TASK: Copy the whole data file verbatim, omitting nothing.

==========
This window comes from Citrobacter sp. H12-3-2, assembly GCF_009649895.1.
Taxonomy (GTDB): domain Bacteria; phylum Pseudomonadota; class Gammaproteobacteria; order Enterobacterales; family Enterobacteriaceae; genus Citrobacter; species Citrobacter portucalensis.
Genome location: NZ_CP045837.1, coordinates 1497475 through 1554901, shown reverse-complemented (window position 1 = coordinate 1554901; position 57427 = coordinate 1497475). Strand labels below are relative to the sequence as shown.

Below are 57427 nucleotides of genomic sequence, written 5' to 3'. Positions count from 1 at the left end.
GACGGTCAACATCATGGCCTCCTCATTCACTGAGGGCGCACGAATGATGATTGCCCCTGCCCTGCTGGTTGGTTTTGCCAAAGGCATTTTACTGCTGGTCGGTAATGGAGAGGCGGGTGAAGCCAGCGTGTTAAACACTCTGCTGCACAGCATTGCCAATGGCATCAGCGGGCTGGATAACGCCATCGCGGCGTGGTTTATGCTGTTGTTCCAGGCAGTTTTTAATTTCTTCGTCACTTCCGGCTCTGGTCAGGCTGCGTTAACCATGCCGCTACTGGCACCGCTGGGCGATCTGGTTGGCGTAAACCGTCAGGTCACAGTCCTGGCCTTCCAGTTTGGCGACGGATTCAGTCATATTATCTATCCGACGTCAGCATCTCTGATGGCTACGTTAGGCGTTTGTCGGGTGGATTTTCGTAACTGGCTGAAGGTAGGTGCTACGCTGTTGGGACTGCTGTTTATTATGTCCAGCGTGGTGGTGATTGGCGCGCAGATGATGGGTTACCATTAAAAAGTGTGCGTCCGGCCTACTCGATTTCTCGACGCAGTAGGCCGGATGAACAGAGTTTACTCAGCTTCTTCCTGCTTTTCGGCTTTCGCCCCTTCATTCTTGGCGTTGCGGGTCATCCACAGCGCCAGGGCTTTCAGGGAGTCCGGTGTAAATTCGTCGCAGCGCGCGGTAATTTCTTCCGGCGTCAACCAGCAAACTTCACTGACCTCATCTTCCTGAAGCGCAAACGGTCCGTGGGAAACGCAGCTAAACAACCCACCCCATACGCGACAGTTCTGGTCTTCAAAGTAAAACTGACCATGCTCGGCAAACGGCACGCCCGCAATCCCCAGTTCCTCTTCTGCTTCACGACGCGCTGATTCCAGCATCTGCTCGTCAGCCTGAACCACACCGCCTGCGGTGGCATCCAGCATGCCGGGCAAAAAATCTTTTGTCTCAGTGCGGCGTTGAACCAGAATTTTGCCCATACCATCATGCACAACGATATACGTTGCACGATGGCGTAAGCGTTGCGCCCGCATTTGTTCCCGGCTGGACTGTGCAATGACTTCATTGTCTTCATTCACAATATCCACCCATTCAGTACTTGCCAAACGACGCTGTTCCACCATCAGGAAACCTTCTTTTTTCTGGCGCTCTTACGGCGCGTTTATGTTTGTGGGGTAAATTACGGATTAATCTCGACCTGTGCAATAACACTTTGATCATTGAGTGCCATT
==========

This window comes from Citrobacter sp. H12-3-2, assembly GCF_009649895.1.
Taxonomy (GTDB): domain Bacteria; phylum Pseudomonadota; class Gammaproteobacteria; order Enterobacterales; family Enterobacteriaceae; genus Citrobacter; species Citrobacter portucalensis.
Genome location: NZ_CP045837.1, coordinates 1497475 through 1554901, shown reverse-complemented (window position 1 = coordinate 1554901; position 57427 = coordinate 1497475). Strand labels below are relative to the sequence as shown.

Below are 57427 nucleotides of genomic sequence, written 5' to 3'. Positions count from 1 at the left end.
GACGGTCAACATCATGGCCTCCTCATTCACTGAGGGCGCACGAATGATGATTGCCCCTGCCCTGCTGGTTGGTTTTGCCAAAGGCATTTTACTGCTGGTCGGTAATGGAGAGGCGGGTGAAGCCAGCGTGTTAAACACTCTGCTGCACAGCATTGCCAATGGCATCAGCGGGCTGGATAACGCCATCGCGGCGTGGTTTATGCTGTTGTTCCAGGCAGTTTTTAATTTCTTCGTCACTTCCGGCTCTGGTCAGGCTGCGTTAACCATGCCGCTACTGGCACCGCTGGGCGATCTGGTTGGCGTAAACCGTCAGGTCACAGTCCTGGCCTTCCAGTTTGGCGACGGATTCAGTCATATTATCTATCCGACGTCAGCATCTCTGATGGCTACGTTAGGCGTTTGTCGGGTGGATTTTCGTAACTGGCTGAAGGTAGGTGCTACGCTGTTGGGACTGCTGTTTATTATGTCCAGCGTGGTGGTGATTGGCGCGCAGATGATGGGTTACCATTAAAAAGTGTGCGTCCGGCCTACTCGATTTCTCGACGCAGTAGGCCGGATGAACAGAGTTTACTCAGCTTCTTCCTGCTTTTCGGCTTTCGCCCCTTCATTCTTGGCGTTGCGGGTCATCCACAGCGCCAGGGCTTTCAGGGAGTCCGGTGTAAATTCGTCGCAGCGCGCGGTAATTTCTTCCGGCGTCAACCAGCAAACTTCACTGACCTCATCTTCCTGAAGCGCAAACGGTCCGTGGGAAACGCAGCTAAACAACCCACCCCATACGCGACAGTTCTGGTCTTCAAAGTAAAACTGACCATGCTCGGCAAACGGCACGCCCGCAATCCCCAGTTCCTCTTCTGCTTCACGACGCGCTGATTCCAGCATCTGCTCGTCAGCCTGAACCACACCGCCTGCGGTGGCATCCAGCATGCCGGGCAAAAAATCTTTTGTCTCAGTGCGGCGTTGAACCAGAATTTTGCCCATACCATCATGCACAACGATATACGTTGCACGATGGCGTAAGCGTTGCGCCCGCATTTGTTCCCGGCTGGACTGTGCAATGACTTCATTGTCTTCATTCACAATATCCACCCATTCAGTACTTGCCAAACGACGCTGTTCCACCATCAGGAAACCTTCTTTTTTCTGGCGCTCTTACGGCGCGTTTATGTTTGTGGGGTAAATTACGGATTAATCTCGACCTGTGCAATAACACTTTGATCATTGAGTGCCATT